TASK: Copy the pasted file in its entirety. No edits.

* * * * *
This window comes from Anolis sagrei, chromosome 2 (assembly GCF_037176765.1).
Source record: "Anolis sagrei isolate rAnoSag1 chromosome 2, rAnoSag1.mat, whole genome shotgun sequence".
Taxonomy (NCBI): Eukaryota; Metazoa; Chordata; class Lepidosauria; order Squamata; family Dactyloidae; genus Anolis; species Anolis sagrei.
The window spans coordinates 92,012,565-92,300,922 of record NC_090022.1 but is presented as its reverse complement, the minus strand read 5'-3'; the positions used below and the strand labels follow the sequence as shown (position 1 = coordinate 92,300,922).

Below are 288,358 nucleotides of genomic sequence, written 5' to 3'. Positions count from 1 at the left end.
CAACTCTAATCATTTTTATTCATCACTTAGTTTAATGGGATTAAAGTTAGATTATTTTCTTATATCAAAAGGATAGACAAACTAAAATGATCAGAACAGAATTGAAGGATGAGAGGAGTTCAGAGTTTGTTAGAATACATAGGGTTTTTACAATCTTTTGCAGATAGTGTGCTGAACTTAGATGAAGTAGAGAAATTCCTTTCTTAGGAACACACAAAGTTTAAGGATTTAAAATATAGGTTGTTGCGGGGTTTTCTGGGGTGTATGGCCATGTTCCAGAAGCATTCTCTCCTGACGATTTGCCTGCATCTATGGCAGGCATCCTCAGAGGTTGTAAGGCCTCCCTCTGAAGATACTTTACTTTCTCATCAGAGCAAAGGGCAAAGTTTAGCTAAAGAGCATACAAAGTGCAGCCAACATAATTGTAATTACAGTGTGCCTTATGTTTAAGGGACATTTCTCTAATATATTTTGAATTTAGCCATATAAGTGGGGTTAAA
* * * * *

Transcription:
This window comes from Anolis sagrei, chromosome 2 (assembly GCF_037176765.1).
Source record: "Anolis sagrei isolate rAnoSag1 chromosome 2, rAnoSag1.mat, whole genome shotgun sequence".
Taxonomy (NCBI): Eukaryota; Metazoa; Chordata; class Lepidosauria; order Squamata; family Dactyloidae; genus Anolis; species Anolis sagrei.
The window spans coordinates 92,012,565-92,300,922 of record NC_090022.1 but is presented as its reverse complement, the minus strand read 5'-3'; the positions used below and the strand labels follow the sequence as shown (position 1 = coordinate 92,300,922).

Below are 288,358 nucleotides of genomic sequence, written 5' to 3'. Positions count from 1 at the left end.
CAACTCTAATCATTTTTATTCATCACTTAGTTTAATGGGATTAAAGTTAGATTATTTTCTTATATCAAAAGGATAGACAAACTAAAATGATCAGAACAGAATTGAAGGATGAGAGGAGTTCAGAGTTTGTTAGAATACATAGGGTTTTTACAATCTTTTGCAGATAGTGTGCTGAACTTAGATGAAGTAGAGAAATTCCTTTCTTAGGAACACACAAAGTTTAAGGATTTAAAATATAGGTTGTTGCGGGGTTTTCTGGGGTGTATGGCCATGTTCCAGAAGCATTCTCTCCTGACGATTTGCCTGCATCTATGGCAGGCATCCTCAGAGGTTGTAAGGCCTCCCTCTGAAGATACTTTACTTTCTCATCAGAGCAAAGGGCAAAGTTTAGCTAAAGAGCATACAAAGTGCAGCCAACATAATTGTAATTACAGTGTGCCTTATGTTTAAGGGACATTTCTCTAATATATTTTGAATTTAGCCATATAAGTGGGGTTAAA